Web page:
Judge Fernando Andreu of Spain's National Court started to investigate Israeli brutal attacks.
Wolrd Human Rights group hailed it as a great action.
Andreu first agreed to open the case in January at the request of Palestinian relatives of victims of the attack. Nine children were among the dead.
Andreu said he was acting under Spain's observance of the principle of universal jurisdiction, which holds that grave crimes such as genocide, terrorism or torture can be prosecuted here even if alleged to have been committed elsewhere.
Andreu said the 2002 bombing in densely populated Gaza City might constitute a crime against humanity. That attack with a one-ton bomb dropped from an Israeli F-16 targeted and killed many innocent people. Israel has defended the attack as a legitimate strike against a terrorist.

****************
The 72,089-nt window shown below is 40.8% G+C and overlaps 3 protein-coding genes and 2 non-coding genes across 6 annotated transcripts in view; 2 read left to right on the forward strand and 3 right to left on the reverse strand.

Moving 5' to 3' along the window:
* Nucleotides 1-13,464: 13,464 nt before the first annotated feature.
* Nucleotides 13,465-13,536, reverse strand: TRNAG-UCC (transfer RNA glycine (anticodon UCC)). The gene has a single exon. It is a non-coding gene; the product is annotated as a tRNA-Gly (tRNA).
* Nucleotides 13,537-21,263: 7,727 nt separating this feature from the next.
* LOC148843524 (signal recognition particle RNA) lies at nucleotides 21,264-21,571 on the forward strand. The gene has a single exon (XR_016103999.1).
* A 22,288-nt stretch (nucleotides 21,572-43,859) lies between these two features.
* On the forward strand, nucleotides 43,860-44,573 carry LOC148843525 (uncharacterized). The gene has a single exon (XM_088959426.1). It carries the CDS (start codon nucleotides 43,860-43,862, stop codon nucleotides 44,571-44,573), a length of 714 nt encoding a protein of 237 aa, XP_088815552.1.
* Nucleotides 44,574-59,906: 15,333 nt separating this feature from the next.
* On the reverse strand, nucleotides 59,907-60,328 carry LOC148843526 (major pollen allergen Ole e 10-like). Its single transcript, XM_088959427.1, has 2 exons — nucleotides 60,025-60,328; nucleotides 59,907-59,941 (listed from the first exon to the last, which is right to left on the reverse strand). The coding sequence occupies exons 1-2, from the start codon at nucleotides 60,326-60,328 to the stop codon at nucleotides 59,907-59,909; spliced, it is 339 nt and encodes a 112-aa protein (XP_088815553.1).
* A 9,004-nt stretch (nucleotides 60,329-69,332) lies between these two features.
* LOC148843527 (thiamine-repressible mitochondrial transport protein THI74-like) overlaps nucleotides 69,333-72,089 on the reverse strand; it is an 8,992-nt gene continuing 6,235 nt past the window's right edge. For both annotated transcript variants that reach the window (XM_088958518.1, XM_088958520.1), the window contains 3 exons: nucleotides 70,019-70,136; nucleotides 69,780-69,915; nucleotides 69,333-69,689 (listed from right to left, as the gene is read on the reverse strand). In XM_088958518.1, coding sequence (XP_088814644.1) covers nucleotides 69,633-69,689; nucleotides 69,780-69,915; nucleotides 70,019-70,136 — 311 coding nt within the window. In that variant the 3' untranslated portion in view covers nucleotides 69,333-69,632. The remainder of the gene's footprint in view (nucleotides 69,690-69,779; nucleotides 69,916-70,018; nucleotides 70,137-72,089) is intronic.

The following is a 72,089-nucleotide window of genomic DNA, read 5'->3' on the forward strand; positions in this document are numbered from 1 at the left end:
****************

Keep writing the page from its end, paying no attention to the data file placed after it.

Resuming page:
On Monday, the Spanish judge wrote that Israel's military conducted an internal investigation but Israeli military and civilian prosecutors declined to open proceedings of their own. He said for this reason Spain has jurisdiction to keep investigating.
"In Israel there has not been, nor is there now under way, any legal proceedings aimed at investigating" the Gaza bombing, the judge wrote.
Andreu's initial decision to investigate infuriated the Israeli government.
Last week another Spanish judge, Baltasar Garzon, announced an investigation into alleged torture of terror suspects at the U.S. prison in Guantanamo Bay.
Raji Sourani, director of the Palestinian Center for Human Rights, located in the Gaza Strip, said, "We welcome this decision as the first step toward justice for the survivors of a massive extra-judicial execution operation perpetrated by the Israeli Occupation Forces ... This is a great victory."
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